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Workers open a gate in Katsurao, Japan, as evacuation orders are lifted for part of the village, near the crippled Fukushima Daiichi nuclear power plant, allowing residents to move back into their homes more than a decade on from the March 2011 disaster. Photo: Kyodo

Japan’s Fukushima village residents allowed to return 11 years after nuclear disaster - but do they want to?

  • Restrictions lifted for some residents in Fukushima prefecture, more than decade after the nuclear disaster, but many people are still worried
  • It’s first time restrictions removed to allow people to live again in ‘difficult-to-return’ zone; government says radiation levels have been reduced
Residents from part of Katsurao village in Fukushima Prefecture can move back into their homes again more than a decade on from the March 2011 nuclear disaster that followed an earthquake and tsunami, after evacuation orders were lifted on Sunday morning.

It is the first time restrictions have been removed to allow residents to live again in part of the “difficult-to-return” zone once expected to stay closed far into the future due to high radiation exposure.

The government decided on June 3 to end restrictions for the 0.95-square-kilometre area after determining decontamination had reduced radiation levels, and that infrastructure was in place to support habitation.

But while the government has poured funds into decontamination and infrastructure development for zones known as “specified reconstruction and revitalisation bases” which are earmarked for reopening, the intervening 11 years have depressed residents’ desire to return to their homes.

South Korean environmental activists during a protest in Seoul against Japan’s plan to discharge Fukushima radioactive water into the sea, as they mark World Oceans Day on June 8. Photo: AFP

In the part of Katsurao’s Noyuki district where restrictions have been lifted, just four of the 30 households comprising 82 people intend to return, according to the local government.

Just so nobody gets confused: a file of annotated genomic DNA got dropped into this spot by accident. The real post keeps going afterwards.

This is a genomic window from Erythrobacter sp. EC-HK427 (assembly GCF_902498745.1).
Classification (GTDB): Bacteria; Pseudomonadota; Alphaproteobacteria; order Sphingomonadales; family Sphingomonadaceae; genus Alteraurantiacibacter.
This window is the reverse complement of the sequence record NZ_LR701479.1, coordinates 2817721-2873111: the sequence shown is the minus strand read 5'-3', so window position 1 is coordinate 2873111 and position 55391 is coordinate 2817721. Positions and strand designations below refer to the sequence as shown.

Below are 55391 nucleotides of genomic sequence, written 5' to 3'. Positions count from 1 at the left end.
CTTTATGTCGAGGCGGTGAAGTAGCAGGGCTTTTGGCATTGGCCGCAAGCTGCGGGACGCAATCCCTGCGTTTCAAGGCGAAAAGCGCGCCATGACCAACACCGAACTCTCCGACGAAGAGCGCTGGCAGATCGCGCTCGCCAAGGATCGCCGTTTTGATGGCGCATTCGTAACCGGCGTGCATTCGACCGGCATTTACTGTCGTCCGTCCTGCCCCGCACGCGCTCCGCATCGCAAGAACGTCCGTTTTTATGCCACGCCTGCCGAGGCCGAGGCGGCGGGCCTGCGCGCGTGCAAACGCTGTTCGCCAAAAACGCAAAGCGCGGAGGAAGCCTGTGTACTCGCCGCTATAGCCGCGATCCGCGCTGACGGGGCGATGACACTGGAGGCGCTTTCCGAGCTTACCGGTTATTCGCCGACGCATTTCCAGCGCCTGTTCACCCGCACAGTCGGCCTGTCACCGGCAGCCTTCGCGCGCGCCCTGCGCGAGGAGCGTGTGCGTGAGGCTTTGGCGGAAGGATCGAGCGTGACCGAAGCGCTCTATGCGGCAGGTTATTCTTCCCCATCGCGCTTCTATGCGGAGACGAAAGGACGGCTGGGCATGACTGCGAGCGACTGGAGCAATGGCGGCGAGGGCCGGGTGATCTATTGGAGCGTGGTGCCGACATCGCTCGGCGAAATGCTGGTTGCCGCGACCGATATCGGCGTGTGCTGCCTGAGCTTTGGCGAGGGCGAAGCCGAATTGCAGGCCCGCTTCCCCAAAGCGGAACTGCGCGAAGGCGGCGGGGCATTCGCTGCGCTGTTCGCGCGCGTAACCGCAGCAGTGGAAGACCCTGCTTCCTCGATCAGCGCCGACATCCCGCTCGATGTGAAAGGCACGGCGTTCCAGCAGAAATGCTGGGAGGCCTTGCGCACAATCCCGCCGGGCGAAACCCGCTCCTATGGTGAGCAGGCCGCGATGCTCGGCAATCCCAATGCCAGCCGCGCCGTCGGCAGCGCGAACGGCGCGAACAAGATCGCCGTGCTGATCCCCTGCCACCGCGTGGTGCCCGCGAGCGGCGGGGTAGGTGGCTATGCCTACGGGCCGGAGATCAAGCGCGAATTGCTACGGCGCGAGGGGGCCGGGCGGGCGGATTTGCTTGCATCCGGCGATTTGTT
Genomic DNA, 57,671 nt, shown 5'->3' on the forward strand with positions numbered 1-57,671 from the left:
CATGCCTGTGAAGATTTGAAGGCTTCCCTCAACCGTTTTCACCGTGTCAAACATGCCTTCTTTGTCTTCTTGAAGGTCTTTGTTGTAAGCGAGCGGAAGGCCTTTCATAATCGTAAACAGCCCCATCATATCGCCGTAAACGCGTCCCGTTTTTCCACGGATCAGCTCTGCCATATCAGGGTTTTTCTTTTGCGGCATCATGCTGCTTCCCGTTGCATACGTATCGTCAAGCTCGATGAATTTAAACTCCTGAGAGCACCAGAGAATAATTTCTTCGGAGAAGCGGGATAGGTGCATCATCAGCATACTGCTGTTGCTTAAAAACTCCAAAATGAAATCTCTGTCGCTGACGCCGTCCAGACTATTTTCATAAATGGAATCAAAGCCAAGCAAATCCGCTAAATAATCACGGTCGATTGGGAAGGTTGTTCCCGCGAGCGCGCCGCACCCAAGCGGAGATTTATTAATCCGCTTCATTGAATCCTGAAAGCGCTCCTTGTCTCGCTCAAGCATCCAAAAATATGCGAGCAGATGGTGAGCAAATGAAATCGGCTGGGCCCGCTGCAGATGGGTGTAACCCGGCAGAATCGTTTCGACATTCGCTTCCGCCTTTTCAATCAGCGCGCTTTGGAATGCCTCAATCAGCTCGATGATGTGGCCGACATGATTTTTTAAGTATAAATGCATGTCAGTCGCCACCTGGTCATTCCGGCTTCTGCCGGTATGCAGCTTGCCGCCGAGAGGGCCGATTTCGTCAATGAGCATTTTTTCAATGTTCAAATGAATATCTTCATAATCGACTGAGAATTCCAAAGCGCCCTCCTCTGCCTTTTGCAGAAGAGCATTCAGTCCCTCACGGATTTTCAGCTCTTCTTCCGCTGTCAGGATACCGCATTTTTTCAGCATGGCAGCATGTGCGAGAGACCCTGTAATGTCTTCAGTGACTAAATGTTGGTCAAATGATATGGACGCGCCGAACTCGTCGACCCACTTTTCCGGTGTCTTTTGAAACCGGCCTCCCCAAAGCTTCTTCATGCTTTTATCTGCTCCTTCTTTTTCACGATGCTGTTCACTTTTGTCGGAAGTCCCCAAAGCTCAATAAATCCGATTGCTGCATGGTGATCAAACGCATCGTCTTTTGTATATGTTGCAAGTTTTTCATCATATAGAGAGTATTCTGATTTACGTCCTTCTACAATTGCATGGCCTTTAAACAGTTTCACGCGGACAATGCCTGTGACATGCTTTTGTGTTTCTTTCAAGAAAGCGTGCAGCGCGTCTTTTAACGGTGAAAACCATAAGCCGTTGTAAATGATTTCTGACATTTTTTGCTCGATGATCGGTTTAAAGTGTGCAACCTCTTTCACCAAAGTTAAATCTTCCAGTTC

Amid rainy weather, an official from the central government’s nuclear emergency response headquarters declared the area reopened at 8am. After the gate blocking the road was opened, a police car and other vehicles quickly began patrols of the area.

Katsurao Mayor Hiroshi Shinoki indicated he was considering bringing back residents through revitalising local agriculture, the area’s key industry.

“This is one milestone,” he said. “It is our duty to work to try to bring things back as much as we can to how they were 11 years ago.”


Japan assesses damage after magnitude 7.4 earthquake strikes near Fukushima

Japan assesses damage after magnitude 7.4 earthquake strikes near Fukushima

But Fujio Hanzawa, a 69-year-old resident who was quick to revisit his home, spoke carefully when asked about the reopening. “I’m glad I can return without limits, but I’m still 80 per cent concerned. There are issues outstanding, like the unfinished decontamination of the mountain.”

Around 337 square kilometres of land in seven Fukushima municipalities remain subject to the difficult-to-return zone classification. Of those, a total of just 27 square kilometres in six of the same municipalities comprise specified reconstruction and revitalisation base zones.

Apart from Katsurao, the towns of Futaba and Okuma – the latter being home to the crippled Fukushima Daiichi nuclear power plant – are expected to see restrictions partially lifted sometime this month or later, with another three municipalities scheduled for next spring. A specific timetable for areas outside the specified reconstruction bases has not been reached.

Katsurao was made entirely off-limits following the nearby nuclear power plant’s meltdown in the aftermath of the March 2011 earthquake and tsunami.